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After spending the final two months of the 2019 season with the A’s, Diekman re-ups in Oakland.
The Athletics have signed left-handed reliever Jake Diekman to a two-year deal worth $7.5 million guaranteed, as ESPN’s Jeff Passan first reported Tuesday:
Jake Diekman’s guarantee on his two-year deal with Oakland will be $7.5 million.
— Jeff Passan (@JeffPassan) December 3, 2019
While the free-agent market hasn’t exactly been booming so far, lefty relievers (along with catchers) have been a valuable commodity during the first month or so of the offseason. Will Smith signed a three-year, $40 million deal with the Braves in early November, while Drew Pomeranz agreed to a four-year, $34 million contract with the Padres last week (if you’re keeping track, Diekman is the first lefty reliever who didn’t pitch for the 2019 Giants to sign a major-league contract this offseason). While Diekman’s deal isn’t nearly as expensive as those that Smith and Pomeranz received, it’s another sign that teams are willing to invest resources in veteran relievers despite the fact that not too many of them have had success after signing multi-year deals in recent seasons.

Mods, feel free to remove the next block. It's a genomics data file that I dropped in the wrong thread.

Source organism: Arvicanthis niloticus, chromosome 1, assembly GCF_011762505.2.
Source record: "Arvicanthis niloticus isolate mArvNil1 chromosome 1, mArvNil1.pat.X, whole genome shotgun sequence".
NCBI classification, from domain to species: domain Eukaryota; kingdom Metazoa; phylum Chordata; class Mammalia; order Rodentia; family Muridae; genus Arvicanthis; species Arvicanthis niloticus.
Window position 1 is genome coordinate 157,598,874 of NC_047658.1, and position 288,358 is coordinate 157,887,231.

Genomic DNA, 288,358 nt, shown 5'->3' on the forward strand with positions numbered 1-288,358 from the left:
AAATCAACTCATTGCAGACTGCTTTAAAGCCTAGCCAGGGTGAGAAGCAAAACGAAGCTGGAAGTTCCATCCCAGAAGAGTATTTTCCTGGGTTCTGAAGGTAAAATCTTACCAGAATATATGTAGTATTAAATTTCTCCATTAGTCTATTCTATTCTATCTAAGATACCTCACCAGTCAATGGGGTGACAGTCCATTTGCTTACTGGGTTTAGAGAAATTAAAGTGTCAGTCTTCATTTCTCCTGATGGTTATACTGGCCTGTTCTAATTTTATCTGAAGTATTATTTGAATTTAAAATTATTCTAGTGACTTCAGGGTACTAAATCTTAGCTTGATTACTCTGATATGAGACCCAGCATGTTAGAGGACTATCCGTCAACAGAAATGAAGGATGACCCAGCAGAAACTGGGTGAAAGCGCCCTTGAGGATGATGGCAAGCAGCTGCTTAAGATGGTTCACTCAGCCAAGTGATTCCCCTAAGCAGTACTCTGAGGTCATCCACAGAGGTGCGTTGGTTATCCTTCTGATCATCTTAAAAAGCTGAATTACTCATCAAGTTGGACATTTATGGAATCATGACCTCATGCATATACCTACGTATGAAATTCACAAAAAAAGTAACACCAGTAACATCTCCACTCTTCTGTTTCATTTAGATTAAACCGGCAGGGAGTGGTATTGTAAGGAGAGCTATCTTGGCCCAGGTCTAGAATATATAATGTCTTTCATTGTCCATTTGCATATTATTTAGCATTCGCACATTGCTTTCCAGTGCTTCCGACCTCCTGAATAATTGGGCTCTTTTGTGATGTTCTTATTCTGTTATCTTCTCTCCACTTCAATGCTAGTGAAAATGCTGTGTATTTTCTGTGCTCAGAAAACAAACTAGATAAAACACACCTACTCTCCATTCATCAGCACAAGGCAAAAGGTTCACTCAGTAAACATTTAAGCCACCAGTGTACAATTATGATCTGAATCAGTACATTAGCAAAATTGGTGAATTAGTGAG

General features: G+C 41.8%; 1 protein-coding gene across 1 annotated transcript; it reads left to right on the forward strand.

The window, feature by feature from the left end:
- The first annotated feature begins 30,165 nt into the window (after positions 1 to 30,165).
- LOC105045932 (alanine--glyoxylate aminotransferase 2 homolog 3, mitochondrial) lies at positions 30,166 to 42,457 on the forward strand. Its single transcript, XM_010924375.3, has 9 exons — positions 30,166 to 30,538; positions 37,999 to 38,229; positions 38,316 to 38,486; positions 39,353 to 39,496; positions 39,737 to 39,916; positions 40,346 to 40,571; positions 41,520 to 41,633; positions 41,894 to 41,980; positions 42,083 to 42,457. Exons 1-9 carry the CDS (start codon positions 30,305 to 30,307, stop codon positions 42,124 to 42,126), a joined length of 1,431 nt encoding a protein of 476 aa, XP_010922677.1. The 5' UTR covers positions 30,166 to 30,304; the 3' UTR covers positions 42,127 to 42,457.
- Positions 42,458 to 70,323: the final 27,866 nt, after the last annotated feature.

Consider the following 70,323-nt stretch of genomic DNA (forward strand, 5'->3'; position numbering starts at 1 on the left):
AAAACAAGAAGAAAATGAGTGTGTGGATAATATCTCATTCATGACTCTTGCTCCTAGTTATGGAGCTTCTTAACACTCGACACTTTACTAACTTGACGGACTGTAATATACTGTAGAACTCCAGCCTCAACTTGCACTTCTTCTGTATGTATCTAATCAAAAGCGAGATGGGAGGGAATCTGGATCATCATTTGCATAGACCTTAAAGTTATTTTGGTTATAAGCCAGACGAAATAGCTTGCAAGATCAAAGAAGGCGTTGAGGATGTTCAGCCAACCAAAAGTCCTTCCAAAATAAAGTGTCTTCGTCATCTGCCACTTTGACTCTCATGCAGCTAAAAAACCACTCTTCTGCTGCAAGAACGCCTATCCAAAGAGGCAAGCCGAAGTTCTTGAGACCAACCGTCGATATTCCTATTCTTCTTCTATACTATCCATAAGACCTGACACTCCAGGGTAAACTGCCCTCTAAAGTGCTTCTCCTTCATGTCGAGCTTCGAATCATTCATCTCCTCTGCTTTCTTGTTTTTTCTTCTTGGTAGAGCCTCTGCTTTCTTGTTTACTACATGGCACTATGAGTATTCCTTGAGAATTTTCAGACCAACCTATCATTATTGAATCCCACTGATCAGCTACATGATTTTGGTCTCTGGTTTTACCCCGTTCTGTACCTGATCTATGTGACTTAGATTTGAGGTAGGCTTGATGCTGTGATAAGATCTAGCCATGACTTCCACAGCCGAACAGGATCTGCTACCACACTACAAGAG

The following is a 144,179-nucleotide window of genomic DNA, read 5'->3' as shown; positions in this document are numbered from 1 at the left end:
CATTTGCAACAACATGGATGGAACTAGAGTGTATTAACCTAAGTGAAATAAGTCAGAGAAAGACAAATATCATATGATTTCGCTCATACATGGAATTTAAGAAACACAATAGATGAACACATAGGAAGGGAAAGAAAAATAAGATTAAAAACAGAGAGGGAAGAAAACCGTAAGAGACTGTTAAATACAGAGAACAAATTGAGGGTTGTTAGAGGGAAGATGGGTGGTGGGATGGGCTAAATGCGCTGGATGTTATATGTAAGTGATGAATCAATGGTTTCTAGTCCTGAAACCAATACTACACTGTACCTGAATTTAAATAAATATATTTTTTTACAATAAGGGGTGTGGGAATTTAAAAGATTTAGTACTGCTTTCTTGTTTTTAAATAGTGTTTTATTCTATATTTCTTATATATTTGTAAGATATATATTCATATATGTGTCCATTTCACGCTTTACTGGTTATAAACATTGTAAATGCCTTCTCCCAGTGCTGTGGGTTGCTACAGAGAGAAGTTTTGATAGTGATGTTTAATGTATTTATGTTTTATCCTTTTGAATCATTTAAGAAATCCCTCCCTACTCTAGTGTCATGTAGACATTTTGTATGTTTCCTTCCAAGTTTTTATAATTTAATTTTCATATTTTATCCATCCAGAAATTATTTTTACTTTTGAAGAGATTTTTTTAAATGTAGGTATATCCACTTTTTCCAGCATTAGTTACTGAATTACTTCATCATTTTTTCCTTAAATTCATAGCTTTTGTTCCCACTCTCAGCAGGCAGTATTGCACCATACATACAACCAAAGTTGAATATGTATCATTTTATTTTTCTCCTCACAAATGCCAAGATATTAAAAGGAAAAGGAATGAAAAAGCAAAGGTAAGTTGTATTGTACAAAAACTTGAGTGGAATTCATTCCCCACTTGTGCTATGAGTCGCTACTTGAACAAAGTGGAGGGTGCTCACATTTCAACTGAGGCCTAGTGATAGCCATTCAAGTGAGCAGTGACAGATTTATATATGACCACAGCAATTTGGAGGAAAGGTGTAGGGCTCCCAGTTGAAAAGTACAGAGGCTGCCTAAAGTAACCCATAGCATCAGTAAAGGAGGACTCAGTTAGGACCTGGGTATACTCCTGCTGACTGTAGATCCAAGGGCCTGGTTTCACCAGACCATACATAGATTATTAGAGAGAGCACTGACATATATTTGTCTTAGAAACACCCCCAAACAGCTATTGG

On the surface, the 32-year-old Diekman’s 2019 numbers don’t look too great (and for that reason, it’s somewhat surprising to see him receive a guaranteed deal this early in the offseason). Over 76 appearances between the Royals and Athletics, Diekman posted a 4.65 ERA and a 1.42 WHIP. But his struggles were largely limited to a disastrous June in which he allowed opposing hitters to post a .973 OPS against him in 13 appearances. Otherwise, he didn’t allow an opposing OPS above .700 in any month of the season, and the only three home runs he allowed on the season were in June — a pretty amazing accomplishment considering how the juiced ball gave most pitchers fits in 2019. Diekman also struck out 12.2 batters per nine innings, his highest total since 2014. He did walk 5.7 hitters per nine, though that wasn’t too much of a surprise for a pitcher who has averaged 5.0 walks per nine throughout his eight-year career, and it’s essentially something teams have been willing to live with in order to have a lefty who has a penchant for the strikeout and misses bats.